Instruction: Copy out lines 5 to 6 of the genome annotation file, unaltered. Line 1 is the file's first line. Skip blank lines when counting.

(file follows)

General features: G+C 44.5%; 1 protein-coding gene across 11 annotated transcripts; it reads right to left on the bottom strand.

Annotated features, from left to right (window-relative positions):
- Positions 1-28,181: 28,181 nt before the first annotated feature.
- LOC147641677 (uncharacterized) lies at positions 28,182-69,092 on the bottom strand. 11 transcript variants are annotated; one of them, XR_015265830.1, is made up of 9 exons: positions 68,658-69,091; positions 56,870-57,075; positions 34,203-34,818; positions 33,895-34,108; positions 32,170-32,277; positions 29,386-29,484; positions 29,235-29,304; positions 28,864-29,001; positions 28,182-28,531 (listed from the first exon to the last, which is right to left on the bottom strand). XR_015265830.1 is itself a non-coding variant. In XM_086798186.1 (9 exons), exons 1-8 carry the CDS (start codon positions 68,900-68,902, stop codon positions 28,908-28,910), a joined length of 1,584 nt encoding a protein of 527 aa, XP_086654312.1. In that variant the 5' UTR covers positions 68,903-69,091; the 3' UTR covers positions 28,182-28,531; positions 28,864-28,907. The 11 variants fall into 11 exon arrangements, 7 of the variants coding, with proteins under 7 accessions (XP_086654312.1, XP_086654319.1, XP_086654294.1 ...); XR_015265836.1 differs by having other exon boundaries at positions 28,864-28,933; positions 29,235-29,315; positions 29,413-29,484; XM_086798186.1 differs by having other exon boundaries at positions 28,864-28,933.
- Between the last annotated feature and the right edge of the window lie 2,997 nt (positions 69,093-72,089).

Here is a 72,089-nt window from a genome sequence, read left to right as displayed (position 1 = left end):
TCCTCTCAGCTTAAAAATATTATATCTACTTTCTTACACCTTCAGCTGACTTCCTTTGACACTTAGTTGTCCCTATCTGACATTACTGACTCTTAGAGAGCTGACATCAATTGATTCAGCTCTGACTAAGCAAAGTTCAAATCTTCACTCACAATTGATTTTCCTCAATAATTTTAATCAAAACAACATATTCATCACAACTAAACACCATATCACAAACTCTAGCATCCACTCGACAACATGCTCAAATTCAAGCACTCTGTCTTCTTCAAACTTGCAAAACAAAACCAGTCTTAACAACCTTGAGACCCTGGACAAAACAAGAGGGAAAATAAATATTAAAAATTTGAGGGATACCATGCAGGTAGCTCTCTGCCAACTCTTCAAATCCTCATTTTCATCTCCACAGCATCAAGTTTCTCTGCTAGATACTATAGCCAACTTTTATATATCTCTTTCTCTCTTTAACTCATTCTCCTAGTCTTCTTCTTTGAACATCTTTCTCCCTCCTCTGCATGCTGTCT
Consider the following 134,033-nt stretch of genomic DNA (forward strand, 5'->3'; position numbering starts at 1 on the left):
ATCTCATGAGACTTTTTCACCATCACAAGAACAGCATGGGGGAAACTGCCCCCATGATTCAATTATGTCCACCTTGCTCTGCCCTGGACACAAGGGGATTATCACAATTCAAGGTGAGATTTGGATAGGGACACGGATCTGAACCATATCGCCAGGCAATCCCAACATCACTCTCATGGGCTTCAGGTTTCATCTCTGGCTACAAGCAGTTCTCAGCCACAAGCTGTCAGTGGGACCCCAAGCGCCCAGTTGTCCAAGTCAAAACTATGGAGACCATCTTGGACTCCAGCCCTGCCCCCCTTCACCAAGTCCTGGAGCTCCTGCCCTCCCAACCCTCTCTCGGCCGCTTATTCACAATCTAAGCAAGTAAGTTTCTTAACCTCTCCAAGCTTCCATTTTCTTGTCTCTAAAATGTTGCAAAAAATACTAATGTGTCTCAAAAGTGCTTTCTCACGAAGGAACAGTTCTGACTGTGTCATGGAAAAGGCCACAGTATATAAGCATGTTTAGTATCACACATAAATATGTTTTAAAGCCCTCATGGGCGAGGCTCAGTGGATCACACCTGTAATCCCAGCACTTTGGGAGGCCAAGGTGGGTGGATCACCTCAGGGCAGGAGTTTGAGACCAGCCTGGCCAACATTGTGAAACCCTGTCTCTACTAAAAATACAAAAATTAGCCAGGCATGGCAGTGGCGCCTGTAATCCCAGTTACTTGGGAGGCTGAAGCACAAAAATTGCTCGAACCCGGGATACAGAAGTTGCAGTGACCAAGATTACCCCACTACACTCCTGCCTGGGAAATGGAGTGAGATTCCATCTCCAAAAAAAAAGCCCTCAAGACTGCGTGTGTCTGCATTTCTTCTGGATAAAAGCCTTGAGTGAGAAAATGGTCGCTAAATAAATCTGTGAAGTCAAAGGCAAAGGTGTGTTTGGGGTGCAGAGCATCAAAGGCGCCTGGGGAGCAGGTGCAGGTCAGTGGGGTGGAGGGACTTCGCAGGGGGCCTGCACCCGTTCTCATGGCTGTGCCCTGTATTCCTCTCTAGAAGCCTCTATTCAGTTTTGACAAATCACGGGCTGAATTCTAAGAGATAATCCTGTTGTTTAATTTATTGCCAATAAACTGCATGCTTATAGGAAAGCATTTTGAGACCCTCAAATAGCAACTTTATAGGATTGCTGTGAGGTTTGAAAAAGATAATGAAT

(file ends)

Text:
- Between the last annotated feature and the right edge of the window lie 2,997 nt (positions 69,093-72,089).

Here is a 72,089-nt window from a genome sequence, read left to right as displayed (position 1 = left end):